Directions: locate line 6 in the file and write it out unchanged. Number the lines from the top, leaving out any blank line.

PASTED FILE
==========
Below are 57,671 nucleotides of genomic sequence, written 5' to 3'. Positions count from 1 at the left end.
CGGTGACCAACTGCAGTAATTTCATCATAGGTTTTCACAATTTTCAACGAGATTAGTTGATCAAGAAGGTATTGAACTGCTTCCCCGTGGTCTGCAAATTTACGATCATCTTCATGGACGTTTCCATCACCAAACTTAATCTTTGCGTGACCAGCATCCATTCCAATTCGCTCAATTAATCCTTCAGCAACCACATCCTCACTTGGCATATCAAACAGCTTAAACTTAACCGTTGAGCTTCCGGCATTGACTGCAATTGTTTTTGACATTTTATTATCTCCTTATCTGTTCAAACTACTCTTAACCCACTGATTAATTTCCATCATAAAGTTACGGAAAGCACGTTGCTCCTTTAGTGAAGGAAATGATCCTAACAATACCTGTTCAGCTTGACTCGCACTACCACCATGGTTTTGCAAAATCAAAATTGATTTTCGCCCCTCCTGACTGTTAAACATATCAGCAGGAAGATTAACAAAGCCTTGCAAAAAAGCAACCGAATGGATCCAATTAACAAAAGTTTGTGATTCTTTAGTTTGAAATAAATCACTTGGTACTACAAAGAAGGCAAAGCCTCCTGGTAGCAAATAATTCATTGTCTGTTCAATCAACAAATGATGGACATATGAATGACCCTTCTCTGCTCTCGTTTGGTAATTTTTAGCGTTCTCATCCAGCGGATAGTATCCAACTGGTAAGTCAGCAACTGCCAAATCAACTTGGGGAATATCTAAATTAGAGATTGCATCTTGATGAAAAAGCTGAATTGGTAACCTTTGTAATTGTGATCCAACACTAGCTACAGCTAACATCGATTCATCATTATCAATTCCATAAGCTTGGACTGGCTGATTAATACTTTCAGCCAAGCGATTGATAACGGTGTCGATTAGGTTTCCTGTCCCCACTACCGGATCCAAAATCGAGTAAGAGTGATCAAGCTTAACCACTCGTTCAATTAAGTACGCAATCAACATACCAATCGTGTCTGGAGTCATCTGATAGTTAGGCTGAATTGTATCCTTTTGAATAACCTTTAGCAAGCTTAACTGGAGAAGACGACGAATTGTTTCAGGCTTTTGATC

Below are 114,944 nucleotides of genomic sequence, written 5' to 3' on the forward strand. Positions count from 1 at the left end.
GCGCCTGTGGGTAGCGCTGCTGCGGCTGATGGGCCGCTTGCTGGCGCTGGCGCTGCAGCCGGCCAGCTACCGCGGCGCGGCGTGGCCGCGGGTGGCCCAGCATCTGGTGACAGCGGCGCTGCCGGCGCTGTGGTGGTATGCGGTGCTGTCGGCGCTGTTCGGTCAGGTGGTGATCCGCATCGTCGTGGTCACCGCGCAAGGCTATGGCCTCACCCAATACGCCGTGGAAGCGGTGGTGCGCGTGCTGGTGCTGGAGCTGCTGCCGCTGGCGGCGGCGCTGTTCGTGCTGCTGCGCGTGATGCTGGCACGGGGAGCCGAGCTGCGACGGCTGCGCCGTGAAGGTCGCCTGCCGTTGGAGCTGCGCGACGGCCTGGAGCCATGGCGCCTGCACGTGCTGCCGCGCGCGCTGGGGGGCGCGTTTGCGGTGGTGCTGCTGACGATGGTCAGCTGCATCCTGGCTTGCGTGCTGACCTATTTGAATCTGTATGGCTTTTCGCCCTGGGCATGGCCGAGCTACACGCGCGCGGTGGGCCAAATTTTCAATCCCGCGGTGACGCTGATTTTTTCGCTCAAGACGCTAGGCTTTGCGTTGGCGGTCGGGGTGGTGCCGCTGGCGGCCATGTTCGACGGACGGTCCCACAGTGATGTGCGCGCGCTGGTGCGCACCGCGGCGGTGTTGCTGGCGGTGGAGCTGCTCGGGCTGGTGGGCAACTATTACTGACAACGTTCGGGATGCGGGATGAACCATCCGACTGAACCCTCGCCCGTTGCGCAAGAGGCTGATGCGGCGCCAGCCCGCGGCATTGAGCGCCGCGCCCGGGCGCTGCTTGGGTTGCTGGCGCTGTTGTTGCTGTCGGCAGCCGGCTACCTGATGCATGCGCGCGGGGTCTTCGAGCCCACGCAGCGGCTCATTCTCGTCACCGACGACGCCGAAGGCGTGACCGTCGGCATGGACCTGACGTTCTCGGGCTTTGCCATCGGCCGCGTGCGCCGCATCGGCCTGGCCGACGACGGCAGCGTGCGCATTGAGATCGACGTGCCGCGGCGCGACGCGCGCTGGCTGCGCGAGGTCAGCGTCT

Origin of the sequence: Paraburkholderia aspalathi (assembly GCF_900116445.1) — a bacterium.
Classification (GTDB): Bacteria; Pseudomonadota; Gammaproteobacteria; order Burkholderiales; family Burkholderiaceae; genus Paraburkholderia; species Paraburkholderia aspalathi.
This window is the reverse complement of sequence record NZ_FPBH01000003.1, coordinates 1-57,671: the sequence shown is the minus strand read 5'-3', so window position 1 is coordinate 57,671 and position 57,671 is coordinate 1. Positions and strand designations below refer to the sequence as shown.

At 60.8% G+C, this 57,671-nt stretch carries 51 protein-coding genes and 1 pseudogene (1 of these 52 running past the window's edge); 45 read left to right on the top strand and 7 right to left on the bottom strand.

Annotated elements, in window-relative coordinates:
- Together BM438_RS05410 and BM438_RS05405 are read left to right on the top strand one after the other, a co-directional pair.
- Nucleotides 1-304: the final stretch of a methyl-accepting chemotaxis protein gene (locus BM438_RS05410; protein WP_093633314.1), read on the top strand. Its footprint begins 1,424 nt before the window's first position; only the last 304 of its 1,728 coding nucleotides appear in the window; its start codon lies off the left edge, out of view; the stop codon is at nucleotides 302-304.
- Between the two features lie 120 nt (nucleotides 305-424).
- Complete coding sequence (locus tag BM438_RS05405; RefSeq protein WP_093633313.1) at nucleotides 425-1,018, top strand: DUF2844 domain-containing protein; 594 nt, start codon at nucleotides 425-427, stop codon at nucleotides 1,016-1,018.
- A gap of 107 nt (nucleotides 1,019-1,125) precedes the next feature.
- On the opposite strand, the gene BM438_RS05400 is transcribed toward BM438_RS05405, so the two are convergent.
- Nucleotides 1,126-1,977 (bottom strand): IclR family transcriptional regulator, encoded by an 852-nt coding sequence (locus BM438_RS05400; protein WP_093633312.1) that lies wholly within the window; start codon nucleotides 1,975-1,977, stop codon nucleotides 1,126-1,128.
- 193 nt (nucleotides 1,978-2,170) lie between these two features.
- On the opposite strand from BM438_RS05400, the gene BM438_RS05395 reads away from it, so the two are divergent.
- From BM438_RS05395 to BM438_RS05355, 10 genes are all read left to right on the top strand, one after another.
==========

Classification (GTDB): Bacteria; Pseudomonadota; Gammaproteobacteria; order Burkholderiales; family Burkholderiaceae; genus Paraburkholderia; species Paraburkholderia aspalathi.